Please use this identifier to cite or link to this item: https://apo.ansto.gov.au/dspace/handle/10238/9648
Title: Hydrochemical and isotopic fingerprinting of the Walloon coal measures and adjacant aquifiers in the Clarence-Moreton and Eastern Basins in Southeast Queensland
Authors: Raiber, M
Cendón, DI
Feitz, A
Sundaram, B
Suckow, A
Keywords: Coal
Aquifiers
Queensland
New South Wales
Australia
Silstones
Exploration
Coal seans
Sedimentary basins
Depressurization
Gases
Issue Date: 7-Jul-2014
Publisher: Geological Society of Australia
Citation: Raiber, M. Cendón, D., Feitz, A., Sundaram, B., & Suckow. A., (2014). Hydrochemical and isotopic fingerprinting of the Walloon coal measures and adjacant aquifiers in the Clarence-Moreton and Eastern Basins in Southeast Queensland. Paper presented at the Australian Earth Sciences Convention 2014, Newcastle NSW, AESC 2014. 22nd Geological Convention, 7-10 July.
Abstract: The Clarence-Moreton and the Surat basins in Queensland and northern New South Wales contain the coal-bearing sedimentary sequences of the Jurassic Walloon Coal Measures, composed of up to approximately 600 m of mudstone, siltstone, sandstone and coal. In recent years, the intensification of exploration for coal seam gas (CSG) resources within both basins has led to concerns that the depressurisation associated with future resource development may have adverse impacts on water resources in adjacent aquifers. In order to identify the most suitable tracers to study groundwater recharge and flow patterns within the Walloon Coal Measures and their degree of connectivity with over- or underlying formations, samples were collected from the Walloon Coal Measures and adjacent aquifers in the northern Clarence-Moreton Basin and eastern Surat Basin, and analysed for a wide range of hydrochemical and isotopic parameters. Parameters that were analysed include major ion chemistry, δ13C–DIC, δ18O, 87Sr/86Sr, Rare Earth Elements and Yttrium (REY), 14C, δ2H and δ13C of CH4 as well as concentrations of dissolved gases (including CH4). Dissolved CH4 concentrations range from below the reporting limit (10 μg/L) to approximately 50 mg/L in groundwaters of the Walloon Coal Measures. However, the high degree of spatial variability of methane concentrations highlights the general complexity of recharge and groundwater flow processes, especially in the Laidley Sub-Basin of the Clarence-Moreton Basin, where numerous volcanic cones penetrate the Walloon Coal Measures and may form pathways for preferential recharge to the Walloon Coal Measures. Interestingly, dissolved CH4 was also measured in other sedimentary bedrock units and in alluvial aquifers in areas where no previous CSG exploration or development has occurred, highlighting the natural presence of CH4 in different aquifers. Radiocarbon ages of Walloon Coal Measure groundwaters are also highly variable, ranging from very young (~82 pMC) to very old (0.43 pMC). While groundwaters sampled in close proximity to the east and west of the Great Dividing Range are mostly young, suggesting that recharge to the Walloon Coal Measures occurs through the basalts of the Great Dividing Range; there are otherwise no clearly discernable spatial patterns and no apparent relationships with depth or distance along inferred flow paths in the Clarence-Moreton Basin. 177 In contrast to this strong spatial variability of CH4 concentrations and groundwater ages, REY patterns and 87Sr/86Sr isotope ratios of Walloon Coal Measure groundwaters appear to be very uniform and clearly distinct from groundwaters contained in other bedrock units. This difference is attributed to the different source material of the Walloon Coal Measures (mostly basalts in comparison to other bedrock units which are mostly composed of mineralogically more variable Paleozoic basement rocks of the New England Orogen). This study suggests that REY and 87Sr/86Sr ratios may be suitable tracers to study the hydraulic connectivity of the Walloon Coal Measures with over- or underlying aquifers, although more studies on the system are required. In addition, this study also highlights the need to conduct detailed water chemistry and isotope baseline studies prior to the development of coal seam gas resources in order to differentiate between natural background values of CH4 and potential impacts of coal seam gas development.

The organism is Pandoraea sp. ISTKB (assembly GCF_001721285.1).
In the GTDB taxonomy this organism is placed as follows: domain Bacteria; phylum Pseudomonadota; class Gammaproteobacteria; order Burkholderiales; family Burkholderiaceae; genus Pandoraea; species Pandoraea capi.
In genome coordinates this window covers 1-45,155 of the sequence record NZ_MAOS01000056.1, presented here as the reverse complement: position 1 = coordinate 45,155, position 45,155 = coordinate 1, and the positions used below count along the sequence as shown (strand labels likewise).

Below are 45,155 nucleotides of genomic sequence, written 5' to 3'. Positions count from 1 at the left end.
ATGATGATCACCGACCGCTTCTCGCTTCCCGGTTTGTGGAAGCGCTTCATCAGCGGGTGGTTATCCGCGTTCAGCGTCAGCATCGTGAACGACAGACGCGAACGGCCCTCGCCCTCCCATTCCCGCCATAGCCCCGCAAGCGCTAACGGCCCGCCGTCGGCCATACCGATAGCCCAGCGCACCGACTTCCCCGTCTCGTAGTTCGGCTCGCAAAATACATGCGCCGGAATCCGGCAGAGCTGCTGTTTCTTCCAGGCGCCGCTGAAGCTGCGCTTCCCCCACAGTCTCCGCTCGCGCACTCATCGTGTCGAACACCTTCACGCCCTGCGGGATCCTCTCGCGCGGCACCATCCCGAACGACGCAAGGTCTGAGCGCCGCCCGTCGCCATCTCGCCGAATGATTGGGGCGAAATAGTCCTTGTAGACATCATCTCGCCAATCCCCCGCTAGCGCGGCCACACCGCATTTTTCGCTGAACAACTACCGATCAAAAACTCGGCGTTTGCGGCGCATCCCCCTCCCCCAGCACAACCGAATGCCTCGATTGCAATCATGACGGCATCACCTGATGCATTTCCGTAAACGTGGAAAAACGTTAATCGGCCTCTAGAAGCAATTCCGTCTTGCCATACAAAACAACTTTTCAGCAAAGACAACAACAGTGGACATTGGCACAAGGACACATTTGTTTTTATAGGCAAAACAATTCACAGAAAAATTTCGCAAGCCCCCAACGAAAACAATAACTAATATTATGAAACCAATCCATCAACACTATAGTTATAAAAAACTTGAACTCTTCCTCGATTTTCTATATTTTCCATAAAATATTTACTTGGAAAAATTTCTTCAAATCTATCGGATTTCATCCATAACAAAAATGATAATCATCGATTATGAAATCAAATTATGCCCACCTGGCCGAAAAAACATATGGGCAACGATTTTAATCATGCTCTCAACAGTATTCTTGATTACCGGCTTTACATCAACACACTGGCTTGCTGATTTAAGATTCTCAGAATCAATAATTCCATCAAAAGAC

Gov't Doc #: 9552
URI: http://aesc2014.gsa.org.au/assets/Various-reg-partner-opp-workshop-summ-/AESC-Abstract-Proceedings.pdf
http://apo.ansto.gov.au/dspace/handle/10238/9648
ISSN: 0729 011 X
Appears in Collections:Conference Publications

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